Please click on the image for today’s tour stop.
Sweta Srivastava Vikram is a delightful and passionate poet looking to promote social justice, but more than that she’s not what people typically picture when they think of a poet. Most people I talk to think poets are crazy, depressed, or drunk. Sweta is optimistic, cheerful, thoughtful, and passionate; I haven’t seen her crazy, drunk, or depressed, but I’m sure that there are times when she feels those things, just like we all do.
I’ve reviewed several of her poetry collections on the blog, including her most recent No Ocean Here, which I enjoyed because it made me sad and made me think. But even more wondrous for me was meeting her in person and realizing that she is the same person whether online or off and that she’s as honest as I expected. She’s a delight and so fun to hang out with for lunch or even 10 minutes.
When I was talking about the blog tour, she volunteered to talk about creativity, particularly in relation to her latest project. Without further ado, please giver her a warm welcome.
2012 was an extremely dark year for me. I worked extensively on social issues affecting women. Researching, writing, and editing such pieces required me to traverse through and unravel a lot of unpleasant situations. I was exposed to unimaginable hopelessness and pessimism. There were days when I saw nothing encouraging about humanity. And even though I am a die-hard optimist, it was hard to see even a ray of optimism inside my well of poetic darkness. Thus began my quest to understand poets and writers and the impact of darkness and mortality on their work and lives.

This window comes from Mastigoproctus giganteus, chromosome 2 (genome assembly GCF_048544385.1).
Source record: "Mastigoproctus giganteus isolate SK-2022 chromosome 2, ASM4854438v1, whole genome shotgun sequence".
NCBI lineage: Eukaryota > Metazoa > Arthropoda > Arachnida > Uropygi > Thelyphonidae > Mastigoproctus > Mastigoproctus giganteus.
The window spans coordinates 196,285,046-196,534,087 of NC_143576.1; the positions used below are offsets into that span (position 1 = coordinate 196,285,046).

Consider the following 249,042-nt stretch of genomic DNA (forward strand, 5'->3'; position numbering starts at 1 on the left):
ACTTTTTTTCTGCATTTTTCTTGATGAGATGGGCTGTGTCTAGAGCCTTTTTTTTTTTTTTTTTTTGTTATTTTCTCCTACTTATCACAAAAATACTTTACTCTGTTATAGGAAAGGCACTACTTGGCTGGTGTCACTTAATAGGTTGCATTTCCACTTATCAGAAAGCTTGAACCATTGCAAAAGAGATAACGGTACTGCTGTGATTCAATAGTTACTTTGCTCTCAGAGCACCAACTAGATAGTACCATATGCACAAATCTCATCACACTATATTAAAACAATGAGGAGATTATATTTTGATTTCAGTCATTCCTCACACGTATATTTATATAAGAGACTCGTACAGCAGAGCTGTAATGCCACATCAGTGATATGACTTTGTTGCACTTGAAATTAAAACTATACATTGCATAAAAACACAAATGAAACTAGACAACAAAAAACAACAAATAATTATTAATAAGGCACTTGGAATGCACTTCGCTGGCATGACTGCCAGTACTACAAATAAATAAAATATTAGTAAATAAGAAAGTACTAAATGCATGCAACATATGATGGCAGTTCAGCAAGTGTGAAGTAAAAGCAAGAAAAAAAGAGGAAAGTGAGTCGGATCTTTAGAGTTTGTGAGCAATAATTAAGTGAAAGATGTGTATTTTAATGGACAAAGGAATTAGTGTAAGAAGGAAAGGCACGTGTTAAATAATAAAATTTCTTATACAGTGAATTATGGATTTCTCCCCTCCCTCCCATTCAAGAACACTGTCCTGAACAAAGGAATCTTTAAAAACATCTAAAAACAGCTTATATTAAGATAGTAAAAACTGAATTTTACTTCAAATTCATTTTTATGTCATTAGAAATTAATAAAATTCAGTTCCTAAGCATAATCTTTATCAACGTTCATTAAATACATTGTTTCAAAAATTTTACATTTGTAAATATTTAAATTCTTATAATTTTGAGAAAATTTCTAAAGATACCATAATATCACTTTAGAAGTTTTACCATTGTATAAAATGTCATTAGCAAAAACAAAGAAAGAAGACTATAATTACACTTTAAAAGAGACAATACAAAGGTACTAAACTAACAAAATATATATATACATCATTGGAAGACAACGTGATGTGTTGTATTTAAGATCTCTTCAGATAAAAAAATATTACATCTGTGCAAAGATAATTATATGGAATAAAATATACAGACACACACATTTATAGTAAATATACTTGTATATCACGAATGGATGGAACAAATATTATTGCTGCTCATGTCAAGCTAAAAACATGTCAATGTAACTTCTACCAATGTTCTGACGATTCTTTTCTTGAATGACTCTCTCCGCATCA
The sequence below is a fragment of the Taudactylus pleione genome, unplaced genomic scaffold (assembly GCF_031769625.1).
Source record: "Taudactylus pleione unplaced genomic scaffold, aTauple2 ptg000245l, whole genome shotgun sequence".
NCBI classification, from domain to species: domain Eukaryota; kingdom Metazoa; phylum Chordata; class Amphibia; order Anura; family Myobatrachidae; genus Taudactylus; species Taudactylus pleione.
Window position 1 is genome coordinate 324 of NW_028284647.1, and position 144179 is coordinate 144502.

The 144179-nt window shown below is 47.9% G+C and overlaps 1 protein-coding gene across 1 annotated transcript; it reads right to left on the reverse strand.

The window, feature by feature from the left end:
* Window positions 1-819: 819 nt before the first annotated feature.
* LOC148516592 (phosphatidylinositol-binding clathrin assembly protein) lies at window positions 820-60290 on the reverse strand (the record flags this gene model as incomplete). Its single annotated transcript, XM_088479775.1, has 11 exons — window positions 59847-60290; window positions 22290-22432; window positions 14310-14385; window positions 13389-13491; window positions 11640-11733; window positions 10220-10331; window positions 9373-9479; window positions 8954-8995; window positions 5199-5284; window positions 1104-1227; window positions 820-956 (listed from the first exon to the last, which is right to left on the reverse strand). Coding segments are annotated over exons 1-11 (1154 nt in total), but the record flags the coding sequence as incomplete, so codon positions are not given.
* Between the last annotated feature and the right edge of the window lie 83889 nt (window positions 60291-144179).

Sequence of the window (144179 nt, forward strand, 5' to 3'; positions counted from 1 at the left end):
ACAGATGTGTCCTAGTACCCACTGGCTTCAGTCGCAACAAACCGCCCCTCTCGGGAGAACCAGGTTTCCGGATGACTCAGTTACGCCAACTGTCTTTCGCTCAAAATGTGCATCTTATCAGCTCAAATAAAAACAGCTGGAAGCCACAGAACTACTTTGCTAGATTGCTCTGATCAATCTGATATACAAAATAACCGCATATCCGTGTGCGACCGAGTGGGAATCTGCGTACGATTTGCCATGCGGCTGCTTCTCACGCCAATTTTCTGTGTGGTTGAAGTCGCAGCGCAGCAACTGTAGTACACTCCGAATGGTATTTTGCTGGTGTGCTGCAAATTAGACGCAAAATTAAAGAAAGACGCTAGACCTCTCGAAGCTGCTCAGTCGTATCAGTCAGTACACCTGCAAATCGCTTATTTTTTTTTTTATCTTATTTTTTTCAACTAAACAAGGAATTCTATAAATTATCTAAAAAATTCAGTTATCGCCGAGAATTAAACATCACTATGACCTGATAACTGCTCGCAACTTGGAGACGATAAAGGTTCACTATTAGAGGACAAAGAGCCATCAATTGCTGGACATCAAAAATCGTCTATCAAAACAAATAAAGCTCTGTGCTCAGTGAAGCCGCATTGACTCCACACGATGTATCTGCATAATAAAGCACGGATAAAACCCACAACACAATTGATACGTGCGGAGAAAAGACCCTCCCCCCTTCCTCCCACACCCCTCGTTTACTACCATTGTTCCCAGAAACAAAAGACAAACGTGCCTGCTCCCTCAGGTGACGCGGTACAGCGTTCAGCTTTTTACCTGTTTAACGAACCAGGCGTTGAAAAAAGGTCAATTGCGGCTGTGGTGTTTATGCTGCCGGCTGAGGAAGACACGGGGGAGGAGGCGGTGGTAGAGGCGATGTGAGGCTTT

Mortality, specifically the finality of death, is an esoteric subject. In a paper dealing with effects of mortality salience on the creative expression, Clay Routledge et.al. stated that amplified concerns for mortality decreased creativity when the act was self-directed but not when it was community directed. This got me thinking of the fact that so many genius artists have died so young. Is it that these artists simply could not face the reality which their creations exposed them to? Or could it be a vicious cycle where artists who are forced to peel back and critically examine the layers of melancholy, misery, pain, and sorrow find themselves pushed into abject loneliness because of the gloomy vision they see the world in; and in turn find their creativity stifled to the point where their very existence becomes a downward spiral into depression and eventually death.
Anaïs Nin said, “People living deeply have no fear of death.” But the truth is that death isn’t a light subject for anyone; especially not for artists who, when they explore the dark sides end up re-living death in a myriad of ways as they bring forth their creations into the world.
Thanks, Sweta. I, too, wonder about the abyss that artists look into when they create and what enables some to re-emerge on the other side, while others fall over the cliff.